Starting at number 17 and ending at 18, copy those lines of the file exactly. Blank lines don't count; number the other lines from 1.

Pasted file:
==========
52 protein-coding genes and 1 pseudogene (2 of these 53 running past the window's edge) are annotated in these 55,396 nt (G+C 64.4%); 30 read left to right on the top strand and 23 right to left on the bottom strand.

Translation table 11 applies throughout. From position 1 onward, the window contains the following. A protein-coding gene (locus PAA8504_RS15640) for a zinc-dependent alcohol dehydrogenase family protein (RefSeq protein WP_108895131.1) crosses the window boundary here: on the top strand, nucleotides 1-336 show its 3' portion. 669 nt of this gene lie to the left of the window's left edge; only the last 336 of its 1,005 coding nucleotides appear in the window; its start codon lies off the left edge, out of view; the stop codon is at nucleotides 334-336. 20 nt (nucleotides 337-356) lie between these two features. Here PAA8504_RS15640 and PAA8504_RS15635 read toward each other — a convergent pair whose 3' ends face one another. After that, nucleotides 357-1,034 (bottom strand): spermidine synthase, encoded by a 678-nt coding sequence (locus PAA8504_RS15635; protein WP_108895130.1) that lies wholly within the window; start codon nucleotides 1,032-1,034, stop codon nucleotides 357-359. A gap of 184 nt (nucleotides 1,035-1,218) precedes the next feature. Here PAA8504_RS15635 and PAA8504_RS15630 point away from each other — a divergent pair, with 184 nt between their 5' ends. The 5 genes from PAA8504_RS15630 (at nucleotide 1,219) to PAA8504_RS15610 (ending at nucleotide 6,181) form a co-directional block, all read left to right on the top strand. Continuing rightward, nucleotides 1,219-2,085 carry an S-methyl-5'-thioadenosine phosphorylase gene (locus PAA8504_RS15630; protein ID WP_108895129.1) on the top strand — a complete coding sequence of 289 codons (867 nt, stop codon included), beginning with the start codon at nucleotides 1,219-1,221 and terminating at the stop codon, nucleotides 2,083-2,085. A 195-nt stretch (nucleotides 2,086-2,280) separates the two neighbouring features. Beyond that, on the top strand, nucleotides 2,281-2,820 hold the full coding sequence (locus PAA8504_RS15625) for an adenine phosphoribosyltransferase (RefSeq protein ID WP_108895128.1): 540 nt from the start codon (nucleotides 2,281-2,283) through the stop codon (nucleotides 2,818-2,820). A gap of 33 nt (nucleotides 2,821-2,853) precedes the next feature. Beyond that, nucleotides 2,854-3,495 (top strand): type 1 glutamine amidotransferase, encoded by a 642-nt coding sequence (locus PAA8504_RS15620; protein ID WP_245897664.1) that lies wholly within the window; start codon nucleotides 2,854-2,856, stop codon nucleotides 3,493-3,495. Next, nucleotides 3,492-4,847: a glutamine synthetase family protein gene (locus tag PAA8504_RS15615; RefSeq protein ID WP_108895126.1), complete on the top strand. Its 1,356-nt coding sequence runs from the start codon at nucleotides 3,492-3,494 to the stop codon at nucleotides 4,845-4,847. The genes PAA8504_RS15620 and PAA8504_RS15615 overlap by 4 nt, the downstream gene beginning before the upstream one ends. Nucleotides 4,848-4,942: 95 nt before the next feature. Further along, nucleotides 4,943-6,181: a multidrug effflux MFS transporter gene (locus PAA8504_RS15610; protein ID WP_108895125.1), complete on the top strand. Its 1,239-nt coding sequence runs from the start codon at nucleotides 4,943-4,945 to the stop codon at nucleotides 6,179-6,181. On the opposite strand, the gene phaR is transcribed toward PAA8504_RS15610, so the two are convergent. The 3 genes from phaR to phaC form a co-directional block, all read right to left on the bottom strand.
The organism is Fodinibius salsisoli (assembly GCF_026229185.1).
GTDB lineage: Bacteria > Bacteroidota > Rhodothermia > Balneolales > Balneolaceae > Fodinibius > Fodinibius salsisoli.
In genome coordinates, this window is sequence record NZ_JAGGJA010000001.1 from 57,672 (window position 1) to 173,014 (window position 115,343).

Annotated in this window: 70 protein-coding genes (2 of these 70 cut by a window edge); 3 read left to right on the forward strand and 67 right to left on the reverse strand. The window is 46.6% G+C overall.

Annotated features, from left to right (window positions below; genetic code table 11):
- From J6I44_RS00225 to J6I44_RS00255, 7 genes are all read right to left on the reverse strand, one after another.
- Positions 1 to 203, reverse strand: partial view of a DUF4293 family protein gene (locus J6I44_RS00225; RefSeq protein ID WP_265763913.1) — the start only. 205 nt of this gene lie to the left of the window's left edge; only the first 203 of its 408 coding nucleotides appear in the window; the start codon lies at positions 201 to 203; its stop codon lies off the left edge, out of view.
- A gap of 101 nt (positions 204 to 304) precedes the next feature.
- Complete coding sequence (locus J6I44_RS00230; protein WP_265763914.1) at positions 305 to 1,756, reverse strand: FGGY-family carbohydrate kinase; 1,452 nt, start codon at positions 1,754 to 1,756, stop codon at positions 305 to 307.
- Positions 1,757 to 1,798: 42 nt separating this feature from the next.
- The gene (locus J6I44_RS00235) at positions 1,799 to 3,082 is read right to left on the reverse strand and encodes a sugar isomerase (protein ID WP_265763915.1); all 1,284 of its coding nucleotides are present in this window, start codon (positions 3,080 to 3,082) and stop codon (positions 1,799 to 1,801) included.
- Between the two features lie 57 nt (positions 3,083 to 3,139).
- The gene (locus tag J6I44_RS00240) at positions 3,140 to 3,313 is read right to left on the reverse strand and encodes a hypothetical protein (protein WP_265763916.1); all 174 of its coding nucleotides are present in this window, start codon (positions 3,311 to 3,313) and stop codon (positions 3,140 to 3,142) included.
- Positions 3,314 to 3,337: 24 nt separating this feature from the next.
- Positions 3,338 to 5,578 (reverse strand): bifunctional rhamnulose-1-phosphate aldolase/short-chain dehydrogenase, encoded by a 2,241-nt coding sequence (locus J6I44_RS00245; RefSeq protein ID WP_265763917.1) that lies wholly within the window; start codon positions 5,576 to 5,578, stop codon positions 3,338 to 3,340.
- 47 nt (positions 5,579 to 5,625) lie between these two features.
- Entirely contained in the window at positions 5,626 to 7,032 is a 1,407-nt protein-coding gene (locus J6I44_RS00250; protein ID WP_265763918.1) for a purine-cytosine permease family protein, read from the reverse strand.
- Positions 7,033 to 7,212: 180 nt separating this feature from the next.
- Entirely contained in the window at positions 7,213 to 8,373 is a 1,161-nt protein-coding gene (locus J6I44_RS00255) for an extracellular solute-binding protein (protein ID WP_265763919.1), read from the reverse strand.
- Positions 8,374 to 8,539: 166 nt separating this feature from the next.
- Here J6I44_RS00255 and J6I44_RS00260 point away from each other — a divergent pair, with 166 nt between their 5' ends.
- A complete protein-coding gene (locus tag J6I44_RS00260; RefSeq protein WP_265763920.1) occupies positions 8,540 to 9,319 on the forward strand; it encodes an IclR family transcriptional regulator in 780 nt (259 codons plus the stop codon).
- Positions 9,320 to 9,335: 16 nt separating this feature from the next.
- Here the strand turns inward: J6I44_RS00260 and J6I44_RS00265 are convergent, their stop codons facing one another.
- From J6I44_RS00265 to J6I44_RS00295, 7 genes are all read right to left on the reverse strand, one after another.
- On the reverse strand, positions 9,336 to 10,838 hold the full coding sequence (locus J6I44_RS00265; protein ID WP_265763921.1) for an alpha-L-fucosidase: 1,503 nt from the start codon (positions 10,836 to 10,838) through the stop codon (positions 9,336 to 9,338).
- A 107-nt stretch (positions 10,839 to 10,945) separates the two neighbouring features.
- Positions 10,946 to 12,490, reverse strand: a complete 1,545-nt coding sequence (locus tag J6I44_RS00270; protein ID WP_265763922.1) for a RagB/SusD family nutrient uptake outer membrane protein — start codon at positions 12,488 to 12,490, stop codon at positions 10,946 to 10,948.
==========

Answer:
- Positions 3,338 to 5,578 (reverse strand): bifunctional rhamnulose-1-phosphate aldolase/short-chain dehydrogenase, encoded by a 2,241-nt coding sequence (locus J6I44_RS00245; RefSeq protein ID WP_265763917.1) that lies wholly within the window; start codon positions 5,576 to 5,578, stop codon positions 3,338 to 3,340.
- 47 nt (positions 5,579 to 5,625) lie between these two features.